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Thursday, 17 January, 2002, 18:02 GMT
Woodhall calls it a day
Richie Woodhall lost to friend joe calzaghe in his last fight in December 2000
Richie Woodhall's career was plagued by injuries
Richie Woodhall's decision to retire from professional boxing will meet with a mixed reception from those in the sport.

He struggled with injuries throughout his career and was seemingly left with nowhere else to go after losing his last fight to good friend Joe Calzaghe in December 2000.

Most will consider retirement the sensible option after a 12-year professional career, but the 33-year-old from Telford can reflect that he was unfortunate not to achieve more.

  Woodhall stats
Born: April 17, 1968
Height: 6' 1"
Reach: 73"
Hometown: Telford, England
Record: 26-3 (16 KOs)
Division: Middleweight
Titles: WBC Super Middleweight Champion, 1988 Olympic Bronze Medalist

When fit, he enjoyed considerable success. He first gained attention by winning an Olympic bronze in 1988 - beaten in the semi-finals by Roy Jones.

Woodhall then went on to build a 26-3 professional record that included Commonwealth and European middleweight titles, as well as the WBC Super Middleweight crown in 1998.

Ten years on from his heroics in Seoul and five weeks after his 30th birthday, the Englishman outpointed Sugar Boy Malinga to reach the summit of his profession.

His commitment to his home town, family and friends were one of the defining features of Woodhall's career.

He has the names of his three children tattooed on his ankle and lied to them when he took on Malinga, to keep them from worrying as he fought for the title.

Roy Jones outpointed Woodhall in Seoul
Roy Jones outpointed Woodhall in Seoul
After most fights he would visit a local cemetery in Telford to dedicate his victories to Nicky Grice, a friend who died in a car crash. The initials N.G. were embroidered on his shorts.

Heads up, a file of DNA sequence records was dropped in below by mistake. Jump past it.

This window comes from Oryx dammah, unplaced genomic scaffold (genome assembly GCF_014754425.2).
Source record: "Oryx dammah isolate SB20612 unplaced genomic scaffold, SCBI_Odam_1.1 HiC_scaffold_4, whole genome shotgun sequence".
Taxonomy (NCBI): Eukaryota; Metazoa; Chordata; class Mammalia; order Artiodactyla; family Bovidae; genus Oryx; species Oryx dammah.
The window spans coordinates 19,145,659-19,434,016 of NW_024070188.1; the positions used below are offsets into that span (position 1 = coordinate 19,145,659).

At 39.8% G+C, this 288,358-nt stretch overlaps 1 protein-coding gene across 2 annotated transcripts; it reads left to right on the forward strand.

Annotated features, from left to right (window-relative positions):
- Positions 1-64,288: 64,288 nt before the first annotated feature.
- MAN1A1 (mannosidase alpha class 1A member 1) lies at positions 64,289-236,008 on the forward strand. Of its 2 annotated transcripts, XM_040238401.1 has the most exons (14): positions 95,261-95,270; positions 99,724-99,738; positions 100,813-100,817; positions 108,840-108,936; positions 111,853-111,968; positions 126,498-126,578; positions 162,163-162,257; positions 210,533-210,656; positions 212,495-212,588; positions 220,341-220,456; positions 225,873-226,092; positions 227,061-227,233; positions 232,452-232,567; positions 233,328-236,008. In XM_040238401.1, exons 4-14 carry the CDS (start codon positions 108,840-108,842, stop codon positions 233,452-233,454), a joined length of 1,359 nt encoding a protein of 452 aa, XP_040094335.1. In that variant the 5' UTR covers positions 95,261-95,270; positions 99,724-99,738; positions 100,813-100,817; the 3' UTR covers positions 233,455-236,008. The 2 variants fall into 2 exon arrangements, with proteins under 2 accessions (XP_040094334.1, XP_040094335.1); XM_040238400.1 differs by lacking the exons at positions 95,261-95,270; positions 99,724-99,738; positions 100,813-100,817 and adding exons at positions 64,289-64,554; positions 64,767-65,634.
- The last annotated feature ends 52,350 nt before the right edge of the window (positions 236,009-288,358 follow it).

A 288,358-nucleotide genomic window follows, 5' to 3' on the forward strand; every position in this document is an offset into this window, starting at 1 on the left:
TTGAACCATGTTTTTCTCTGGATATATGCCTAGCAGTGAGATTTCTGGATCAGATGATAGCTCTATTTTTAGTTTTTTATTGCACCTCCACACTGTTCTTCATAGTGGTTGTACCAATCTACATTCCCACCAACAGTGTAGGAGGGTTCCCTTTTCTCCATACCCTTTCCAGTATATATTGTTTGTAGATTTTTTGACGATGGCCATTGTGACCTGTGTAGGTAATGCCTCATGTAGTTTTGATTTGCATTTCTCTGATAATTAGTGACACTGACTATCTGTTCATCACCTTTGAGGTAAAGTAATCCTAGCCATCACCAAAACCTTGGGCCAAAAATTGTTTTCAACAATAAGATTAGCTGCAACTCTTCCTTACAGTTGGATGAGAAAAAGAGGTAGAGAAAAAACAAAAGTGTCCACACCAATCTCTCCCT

Woodhall was never going to be anything other than a boxer, beginning his life in the gym at the age of six along with his two brothers and father Len, who would become his trainer.

Never a big puncher, Woodhall's strength was his excellent technique - something that came to the fore in Seoul where he lost to Jones.

A gold medal at the 1990 Commonwealth Games brought a flood of offers to turn professional.

Woodhall beat Malinga to take the world title
Woodhall beat Malinga to take the world title

A proud local boy and passionate West Bromwich Albion fan, Woodhall fought almost exclusively in the Midlands during the first six years of his career.

Commonwealth and European middleweight crowns were won before a world title shot loomed in 1996.

This time he would have to leave the comforting surroundings of home behind, and Woodhall headed for Upper Malboro, Maryland and a clash with American Keith Holmes.

After such a long wait for a crack at the world title, the Englishman displayed typical determination in taking on the fight.

Only two weeks before the encounter, he underwent surgery on his right elbow and was advised by his doctor to quit the sport.

Naturally he fought on, suffering his first professional defeat as Holmes stopped him with just 28 seconds of the contest remaining.

Still without a big pay-day in his career, Woodhall was back in the ring for a world title fight in March 1998, and outpointed Malinga for the WBC Super middleweight title.

Calzaghe was too strong for Woodhall
Calzaghe was too strong for Woodhall

Glen Catley and Vincenzo Nardiello were both beaten in low-key defences before the title was lost to Germany's Markus Beyer over 12 superb rounds in October 1999.

The fight with Calzaghe at the Sheffield Arena represented one last assault on a world title, and he put up a brave performance before the Welshman stopped him in the 10th.

A planned return against Toks Owoh in April 2001 had to be cancelled because Woodhall had two stress fractures at the base of his spine.

The Englishman admitted last summer that his future was in doubt, so the announcement of his retirement is no surprise.

And Woodhall can look back on a career that included plenty of high-points and titles, but which lacked the ultimate prize - a fight at the Hawthorns in front of the West Brom fans.

 WATCH/LISTEN
 ON THIS STORY
Boxer Richie Woodhall
"I can't achieve the level of fitness I want to"
See also:

14 Nov 01 |  Boxing
Woodhall brings curtain down
27 Jan 02 |  Boxing
Woodhall sweats on back injury
27 Mar 01 |  Boxing
Woodhall's unification aim
16 Dec 00 |  Other Sports
Calzaghe beats pal to retain title
08 Dec 00 |  Other Sports
Richie in last chance saloon
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